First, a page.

Prediction of cavitating propeller underwater radiated noise using RANS & DES-based hybrid method

Sezen, Savas and Atlar, Mehmet and Fitzsimmons, Patrick (2021) Prediction of cavitating propeller underwater radiated noise using RANS & DES-based hybrid method. Ships and Offshore Structures, 16 (S1). pp. 93-105. ISSN 1754-212X (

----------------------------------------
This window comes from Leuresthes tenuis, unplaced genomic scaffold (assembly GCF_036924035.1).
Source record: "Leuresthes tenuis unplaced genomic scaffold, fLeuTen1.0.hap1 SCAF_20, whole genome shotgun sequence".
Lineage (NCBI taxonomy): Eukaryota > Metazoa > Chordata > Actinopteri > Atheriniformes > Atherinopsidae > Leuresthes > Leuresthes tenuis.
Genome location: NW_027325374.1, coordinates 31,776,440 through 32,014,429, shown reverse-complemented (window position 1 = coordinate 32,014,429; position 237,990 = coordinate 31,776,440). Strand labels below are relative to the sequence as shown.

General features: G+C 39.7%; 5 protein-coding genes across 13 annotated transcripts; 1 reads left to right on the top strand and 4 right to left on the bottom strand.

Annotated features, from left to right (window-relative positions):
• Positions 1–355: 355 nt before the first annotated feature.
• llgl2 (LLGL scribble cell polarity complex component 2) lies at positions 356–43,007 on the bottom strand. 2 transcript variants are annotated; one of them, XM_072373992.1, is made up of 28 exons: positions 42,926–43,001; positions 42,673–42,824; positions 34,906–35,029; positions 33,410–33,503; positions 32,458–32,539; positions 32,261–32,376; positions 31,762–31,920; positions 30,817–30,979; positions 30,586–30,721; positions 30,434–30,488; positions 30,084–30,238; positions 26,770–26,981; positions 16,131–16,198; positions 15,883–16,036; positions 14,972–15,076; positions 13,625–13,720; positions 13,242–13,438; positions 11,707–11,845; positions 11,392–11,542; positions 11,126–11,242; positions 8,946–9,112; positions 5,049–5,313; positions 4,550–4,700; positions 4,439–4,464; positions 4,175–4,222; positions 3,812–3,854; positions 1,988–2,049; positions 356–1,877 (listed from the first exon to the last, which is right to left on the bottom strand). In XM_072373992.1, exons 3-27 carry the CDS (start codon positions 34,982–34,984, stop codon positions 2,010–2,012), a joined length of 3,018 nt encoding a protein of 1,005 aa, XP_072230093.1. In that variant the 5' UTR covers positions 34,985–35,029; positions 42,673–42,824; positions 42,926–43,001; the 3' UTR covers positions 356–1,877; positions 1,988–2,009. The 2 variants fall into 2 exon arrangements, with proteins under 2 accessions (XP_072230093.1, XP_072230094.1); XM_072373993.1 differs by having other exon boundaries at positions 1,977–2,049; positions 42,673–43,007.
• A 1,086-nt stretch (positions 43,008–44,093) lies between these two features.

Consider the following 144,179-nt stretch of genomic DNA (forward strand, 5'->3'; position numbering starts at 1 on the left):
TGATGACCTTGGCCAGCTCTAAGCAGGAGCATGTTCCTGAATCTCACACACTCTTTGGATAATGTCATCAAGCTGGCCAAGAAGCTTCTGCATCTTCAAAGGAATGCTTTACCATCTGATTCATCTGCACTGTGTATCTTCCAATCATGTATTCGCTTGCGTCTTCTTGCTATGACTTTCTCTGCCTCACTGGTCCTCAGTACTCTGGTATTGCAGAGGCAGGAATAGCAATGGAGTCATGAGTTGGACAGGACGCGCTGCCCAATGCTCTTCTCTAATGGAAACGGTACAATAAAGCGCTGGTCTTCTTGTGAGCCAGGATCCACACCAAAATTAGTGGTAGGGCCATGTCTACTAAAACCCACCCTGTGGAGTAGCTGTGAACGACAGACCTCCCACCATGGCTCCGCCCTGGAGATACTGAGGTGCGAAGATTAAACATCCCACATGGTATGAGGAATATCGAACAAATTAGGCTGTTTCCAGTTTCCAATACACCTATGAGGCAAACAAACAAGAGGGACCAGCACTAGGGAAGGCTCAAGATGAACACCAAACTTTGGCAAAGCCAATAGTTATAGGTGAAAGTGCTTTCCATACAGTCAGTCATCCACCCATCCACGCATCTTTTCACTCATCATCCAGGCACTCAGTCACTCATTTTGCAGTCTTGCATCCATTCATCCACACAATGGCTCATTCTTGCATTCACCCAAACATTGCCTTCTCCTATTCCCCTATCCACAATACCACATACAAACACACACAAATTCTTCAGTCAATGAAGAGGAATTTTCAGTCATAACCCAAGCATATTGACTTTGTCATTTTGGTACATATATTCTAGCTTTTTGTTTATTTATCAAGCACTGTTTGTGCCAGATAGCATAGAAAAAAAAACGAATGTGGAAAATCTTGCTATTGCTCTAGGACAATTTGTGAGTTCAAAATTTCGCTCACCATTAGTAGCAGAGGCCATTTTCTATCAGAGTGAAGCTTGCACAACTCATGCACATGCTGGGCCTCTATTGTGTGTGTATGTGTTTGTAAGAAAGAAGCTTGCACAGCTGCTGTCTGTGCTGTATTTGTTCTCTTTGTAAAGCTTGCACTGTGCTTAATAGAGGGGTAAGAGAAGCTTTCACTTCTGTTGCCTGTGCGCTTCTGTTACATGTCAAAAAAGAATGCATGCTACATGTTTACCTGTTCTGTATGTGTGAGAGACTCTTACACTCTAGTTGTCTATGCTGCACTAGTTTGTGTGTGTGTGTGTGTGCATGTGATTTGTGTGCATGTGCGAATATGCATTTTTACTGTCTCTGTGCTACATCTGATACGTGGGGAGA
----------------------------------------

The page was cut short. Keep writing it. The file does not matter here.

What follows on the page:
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This study focuses on the prediction of the hydrodynamic and hydroacoustic performance of a cavitating marine propeller in open water condition using Reynolds-averaged Navier-Stokes (RANS) and Detached Eddy Simulation (DES) solvers. The effectiveness of the methods is investigated for the recently introduced benchmark propeller that belongs to the research vessel "The Princess Royal". The main emphasis of the study is to examine the capabilities of the RANS and DES solvers for predicting the hydrodynamic performance of a propeller in the presence of sheet and tip vortex cavitation (TVC). In the numerical simulations of the cavitating propeller flow, the Schnerr-Sauer cavitation model based on a reduced Rayleigh-Plesset equation was used to model the sheet and tip vortex cavitation. An alternative vorticity-based adaptive mesh refinement (VAMR) technique was employed for the accurate realisation of the TVC in the propeller's slipstream. In the hydroacoustic calculations, a porous Ffowcs Williams Hawkings equation (P-FWH) was employed together with the DES solver. The numerical hydrodynamic and hydroacoustic results are compared with those of experimental data for the benchmark propeller available from the University of Genova Cavitation Tunnel. The results show that both the RANS and DES solvers are successful for modelling of the sheet cavitation on the propeller blades. However, the prediction of the TVC extension using the RANS solver is found to be insufficient in comparison to the TVC prediction when using the DES method. This is due to the inherent modelling limitations of the RANS solver. In addition to hydrodynamic performance predictions, the overall noise spectrums were found in an agreement with the experimental data with discrepancies between the low and high-frequency region.